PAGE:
Murder Case Focuses on Victim's Job

A retired defense lawyer was among the victims of a mysterious quadruple murder in Yekaterinburg last week, prosecutors said Friday, and investigators are exploring whether the attacks were related to his professional activities.

Viktor Yuzhakov, 62, was found dead in his apartment Thursday along with three other people, Sverdlovsk regional prosecutors said in a statement on their web site.

The bodies were found after a fire that investigators are now treating as arson.

A murder investigation has been opened into the death of Yuzhakov and the three other people, the statement said. The names of the three other victims were not released, although they were identified as a man and two women.

Yuzhakov had brain injuries and one of the women showed signs of violent death, the statement said.

Investigators found a 5-liter plastic canister filled with gasoline and the melted remains of another gasoline canister at the scene, the statement said. When firefighters arrived, the front door of Yuzhakov's apartment was bolted shut from inside.

Yuzhakov lived in the apartment with his wife, son and daughter, Kommersant reported Friday, citing neighbors.

Vadim Dymkov, a spokesman for the Sverdlovsk regional branch of the Investigative Committee, said Friday that he could not comment beyond what was in the statement, although he conceded that the case was unusual.

"The case has attracted much public attention, the amount of investigative activities is large and the case itself is not ordinary," Vadim Dymkov said by telephone from Yekaterinburg on Friday.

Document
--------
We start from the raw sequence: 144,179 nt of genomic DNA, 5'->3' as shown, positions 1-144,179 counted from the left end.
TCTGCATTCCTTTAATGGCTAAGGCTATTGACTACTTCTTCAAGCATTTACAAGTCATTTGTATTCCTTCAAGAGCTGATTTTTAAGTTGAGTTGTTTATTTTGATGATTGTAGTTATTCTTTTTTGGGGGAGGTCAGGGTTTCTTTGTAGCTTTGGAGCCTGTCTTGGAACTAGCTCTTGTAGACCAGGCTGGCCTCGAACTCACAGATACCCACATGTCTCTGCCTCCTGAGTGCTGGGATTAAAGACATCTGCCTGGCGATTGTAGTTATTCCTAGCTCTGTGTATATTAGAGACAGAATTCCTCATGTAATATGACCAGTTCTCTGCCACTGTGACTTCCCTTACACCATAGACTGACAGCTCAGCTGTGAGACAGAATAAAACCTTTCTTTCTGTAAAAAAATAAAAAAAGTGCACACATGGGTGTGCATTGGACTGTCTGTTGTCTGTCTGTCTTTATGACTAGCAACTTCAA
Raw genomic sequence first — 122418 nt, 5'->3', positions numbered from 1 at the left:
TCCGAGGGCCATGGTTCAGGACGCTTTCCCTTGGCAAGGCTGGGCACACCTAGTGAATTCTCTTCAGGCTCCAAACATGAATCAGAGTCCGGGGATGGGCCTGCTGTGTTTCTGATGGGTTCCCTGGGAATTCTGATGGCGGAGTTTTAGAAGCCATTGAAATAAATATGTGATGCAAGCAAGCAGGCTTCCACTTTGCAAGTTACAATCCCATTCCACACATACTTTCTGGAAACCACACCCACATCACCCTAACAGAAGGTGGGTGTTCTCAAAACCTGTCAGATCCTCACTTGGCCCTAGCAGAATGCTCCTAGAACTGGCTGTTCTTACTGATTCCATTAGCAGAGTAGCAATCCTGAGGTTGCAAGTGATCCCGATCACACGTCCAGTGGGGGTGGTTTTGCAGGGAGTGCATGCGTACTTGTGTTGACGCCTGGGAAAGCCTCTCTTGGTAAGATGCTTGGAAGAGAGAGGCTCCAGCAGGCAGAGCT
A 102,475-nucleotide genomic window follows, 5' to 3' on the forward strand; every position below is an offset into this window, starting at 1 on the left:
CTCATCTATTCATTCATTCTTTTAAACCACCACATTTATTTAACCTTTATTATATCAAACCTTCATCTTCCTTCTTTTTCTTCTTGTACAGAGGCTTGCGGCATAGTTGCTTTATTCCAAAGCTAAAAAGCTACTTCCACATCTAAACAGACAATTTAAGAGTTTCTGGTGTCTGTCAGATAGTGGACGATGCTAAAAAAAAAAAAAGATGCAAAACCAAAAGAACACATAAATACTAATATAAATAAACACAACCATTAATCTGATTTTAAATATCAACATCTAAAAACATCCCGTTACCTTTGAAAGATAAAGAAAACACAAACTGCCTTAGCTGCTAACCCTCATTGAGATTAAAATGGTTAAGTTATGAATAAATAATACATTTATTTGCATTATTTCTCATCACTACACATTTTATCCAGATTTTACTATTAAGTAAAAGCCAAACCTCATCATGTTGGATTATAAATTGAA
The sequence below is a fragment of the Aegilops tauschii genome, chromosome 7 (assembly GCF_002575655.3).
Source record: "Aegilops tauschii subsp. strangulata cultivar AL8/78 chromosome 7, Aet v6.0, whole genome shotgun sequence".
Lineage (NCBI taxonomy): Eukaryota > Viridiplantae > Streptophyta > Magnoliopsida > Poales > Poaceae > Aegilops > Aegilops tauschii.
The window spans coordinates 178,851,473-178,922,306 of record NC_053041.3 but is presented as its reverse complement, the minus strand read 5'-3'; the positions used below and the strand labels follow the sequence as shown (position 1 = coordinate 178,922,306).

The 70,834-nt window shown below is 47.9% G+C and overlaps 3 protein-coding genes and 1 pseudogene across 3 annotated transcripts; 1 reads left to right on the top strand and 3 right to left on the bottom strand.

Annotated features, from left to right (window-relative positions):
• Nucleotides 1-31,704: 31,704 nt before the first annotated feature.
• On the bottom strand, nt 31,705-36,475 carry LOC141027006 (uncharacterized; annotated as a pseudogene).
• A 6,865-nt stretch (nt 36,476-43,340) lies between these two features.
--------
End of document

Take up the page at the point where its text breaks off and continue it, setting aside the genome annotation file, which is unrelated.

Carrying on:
"We have four corpses, but so far we know almost nothing about the circumstances of their deaths," Dymkov said.

The case is being investigated by the department for particularly important cases of the Sverdlovsk regional branch of the Investigative Committee.

One lead being pursued is that the attack was carried out by Yuzhakov's relatives or acquaintances out of personal enmity, the prosecutors' statement said.

A source close to the investigation said Yuzhakov's murder could have been connected to his former professional activities.

"As a rule, such leads are always considered," the source said, speaking on condition of anonymity because he was not authorized to discuss the lead.

From 2001 to his retirement in 2007, Yuzhakov worked as a defense lawyer, dealing mostly with criminal cases, including some involving drugs, Georgy Abshilava, head of the Urals Collegium of Lawyers, said Friday.

Yuzhakov had "ordinary" clients and there were no "big names" among them, Abshilava said by telephone.

He said Yuzhakov's death was probably not related to his former professional activities. Yuzhakov "never broke lawyers' ethics," Abshilava said.